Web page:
“They asked me to tell them if I knew members of Boko Haram,” a prisoner was quoted by Amnesty as saying. “That’s when the guard tied my hands and feet behind my back and started to beat me with an electric cable while throwing water on me at the same time.”
The BIR rapid reaction force was originally created in 2001 by the Cameroonian government to combat criminal gangs taking hostages for ransom and attacking passenger vehicles on its eastern border with the Central African Republic and its northern border with Chad and Nigeria. But the army unit, which was later deployed to fight Boko Haram, began to stray from its original mission—allegedly committing a series of human rights abuses, and angering many rights groups in the process.
Based on new revelations, it may have been carrying out some of its atrocities right in front of American officials.
Detainees said they saw and heard American officials in uniform at the time they were held on site. Images released by Amnesty also show American soldiers and civilian contractors involved in a number of activities at the military base.
“The Americans are aware of every single thing happening in Salak,” a senior Cameroonian Army official told The Daily Beast privately. “We have an understanding to share information with the American troops working there, and to give them full access to our facilities.”
The U.S. military has been heavily involved in a number of activities at the Salak base in the last two and a half years—about the same period many of the reported abuses at the site were carried out.
In 2015, a U.S. Naval Mobile Construction Battalion appeared to be beefing up fortifications at the camp, according to a report by The Intercept. In the same period, the U.S. Defense Department made arrangements for Insitu, a subsidiary of the defense giant Boeing, to supply Cameroon’s military with six ScanEagle surveillance drones worth $9.3 million. Since then, more than $100 million has been given to Cameroon in security assistance in addition to training assistance for its security forces.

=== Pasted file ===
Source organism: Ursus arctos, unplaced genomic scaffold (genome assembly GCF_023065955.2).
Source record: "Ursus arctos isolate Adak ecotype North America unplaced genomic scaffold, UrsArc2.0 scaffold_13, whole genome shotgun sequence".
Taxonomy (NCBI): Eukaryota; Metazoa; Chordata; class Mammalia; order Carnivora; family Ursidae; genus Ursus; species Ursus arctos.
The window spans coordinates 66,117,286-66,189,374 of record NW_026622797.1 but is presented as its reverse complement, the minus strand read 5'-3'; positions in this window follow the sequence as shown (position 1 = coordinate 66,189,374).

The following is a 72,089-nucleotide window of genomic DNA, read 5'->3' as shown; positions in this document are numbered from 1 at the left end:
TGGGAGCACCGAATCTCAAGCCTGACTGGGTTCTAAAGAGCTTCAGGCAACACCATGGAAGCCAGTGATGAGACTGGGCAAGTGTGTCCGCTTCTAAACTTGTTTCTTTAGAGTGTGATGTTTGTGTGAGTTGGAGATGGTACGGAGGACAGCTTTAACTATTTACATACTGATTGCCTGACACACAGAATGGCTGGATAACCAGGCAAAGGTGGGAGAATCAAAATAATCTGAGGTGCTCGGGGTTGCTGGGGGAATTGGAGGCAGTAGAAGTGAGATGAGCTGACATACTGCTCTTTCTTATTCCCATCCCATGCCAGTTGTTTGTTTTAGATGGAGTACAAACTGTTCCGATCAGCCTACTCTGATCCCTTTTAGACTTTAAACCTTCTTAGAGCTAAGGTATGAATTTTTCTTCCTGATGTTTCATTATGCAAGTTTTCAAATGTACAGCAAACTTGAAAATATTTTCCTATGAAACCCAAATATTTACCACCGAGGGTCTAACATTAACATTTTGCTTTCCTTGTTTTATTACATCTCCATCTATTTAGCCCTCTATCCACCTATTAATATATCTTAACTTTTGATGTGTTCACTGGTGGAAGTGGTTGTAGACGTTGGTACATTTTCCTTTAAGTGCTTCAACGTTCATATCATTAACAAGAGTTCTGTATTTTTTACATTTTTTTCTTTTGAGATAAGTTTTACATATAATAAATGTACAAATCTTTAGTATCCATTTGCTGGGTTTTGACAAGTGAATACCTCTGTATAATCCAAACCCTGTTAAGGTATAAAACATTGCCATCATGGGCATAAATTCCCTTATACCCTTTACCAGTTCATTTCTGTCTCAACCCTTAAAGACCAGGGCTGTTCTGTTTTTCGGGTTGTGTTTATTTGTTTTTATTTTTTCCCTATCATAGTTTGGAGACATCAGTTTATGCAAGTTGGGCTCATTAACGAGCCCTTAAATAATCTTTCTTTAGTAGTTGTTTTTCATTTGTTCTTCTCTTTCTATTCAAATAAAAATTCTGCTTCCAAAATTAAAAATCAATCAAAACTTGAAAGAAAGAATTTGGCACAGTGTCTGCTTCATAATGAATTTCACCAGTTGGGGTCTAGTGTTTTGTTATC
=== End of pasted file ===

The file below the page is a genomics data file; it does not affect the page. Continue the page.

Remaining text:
The U.S. government in 2013 incorporated the BIR into the annual Silent Warrior exercise, where its soldiers were taught the finer points of urban warfare by American officials, a report by Washington-based Security Assistance Monitor, notes. Two years later, the Defense Department allocated $15.9 million to the unit to support its fight against Boko Haram, and deployed some 300 U.S. troops to Cameroon, many of whom were assigned to Salak (PDF).
Last year, the U.S. Ambassador to Cameroon, Michael Hoza, in praising the BIR, compared the character of the unit with that of the United States military.
“In their training, conduct, and leadership, the BIR exhibited all of the values we expect in our own armed forces,” said Hoza, who added in an article published by Council of American Ambassadors that the controversial unit showed “professionalism, protection of the civilian population, and respect for human rights.”
Maybe Hoza hasn’t read anything at all concerning the BIR since he became ambassador to Cameroon in 2014. Basic research would have shown him that U.S. agencies have in the last decade documented human rights abuses carried out by the BIR. Since 2010, every report released by the Department of State has cited cases of abuses and killings carried out by the BIR. Yet, the diplomat has been silent on these violations, just as officials at the U.S. embassy in Yaoundé have been quiet since the Amnesty report was released on July 20.